quite simply, why was the use of this material not illegal
?

and tbf, I suppose that does come back to your point about just who it is who was advising the relevant government/public bodies on this, so maybe my cynicism about your ref to the advisors on the regulations/standards was misplaced.

tbh, you have to wonder why the stuff is even produced. on the face of it, it seems like it should be as illegal as heroin, unlicensed guns, and whatever else.

Yes. It clearly seems to be a failure of standards application in some manner. The fact that the plastic cored product was not supposed to be used on a building of that height but still was and signed off on by somebody. The fact that the plastic cored product was not questioned by a fire inspector when it's a no brainer that it's always going to be more dangerous than rock wool (not blaming them directly now, just need to know why it was deemed acceptable so no repeats happen)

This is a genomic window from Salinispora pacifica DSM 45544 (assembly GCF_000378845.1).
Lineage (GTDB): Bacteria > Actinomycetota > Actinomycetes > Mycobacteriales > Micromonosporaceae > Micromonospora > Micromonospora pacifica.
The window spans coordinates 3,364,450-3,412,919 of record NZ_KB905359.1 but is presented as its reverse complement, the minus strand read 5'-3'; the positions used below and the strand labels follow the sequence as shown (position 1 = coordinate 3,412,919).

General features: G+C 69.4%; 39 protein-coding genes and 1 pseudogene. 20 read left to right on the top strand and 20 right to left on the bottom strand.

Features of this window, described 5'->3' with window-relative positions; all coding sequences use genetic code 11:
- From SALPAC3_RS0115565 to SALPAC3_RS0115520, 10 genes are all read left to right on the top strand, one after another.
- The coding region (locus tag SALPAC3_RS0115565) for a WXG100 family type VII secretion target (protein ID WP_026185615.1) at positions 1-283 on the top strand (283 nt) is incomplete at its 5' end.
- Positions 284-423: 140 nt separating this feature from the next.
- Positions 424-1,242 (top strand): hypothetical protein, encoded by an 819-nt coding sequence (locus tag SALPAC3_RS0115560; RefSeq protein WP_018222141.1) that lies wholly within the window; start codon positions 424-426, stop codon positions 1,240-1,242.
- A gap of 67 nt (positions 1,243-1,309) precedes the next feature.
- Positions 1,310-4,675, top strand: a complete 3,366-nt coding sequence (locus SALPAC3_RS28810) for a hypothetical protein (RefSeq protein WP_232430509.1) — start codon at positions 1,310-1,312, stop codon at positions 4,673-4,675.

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PostPosted: Sat Jul 01, 2017 11:05 pm 
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armchair pundit wrote:
Anonymous. wrote:
armchair pundit wrote:
Anonymous. wrote:
armchair pundit wrote:
it's almost certainly misleading.

they would have been asked to comment on its appearance, not on its fire-retardant core.

why would the designers ask the residents is they approved of the cladding having a fire retardant core ? it's nonsense.

Who knows what they said and if it was verbal or on a list of things sent to all or a select group of residents. I was just going on what we had been told.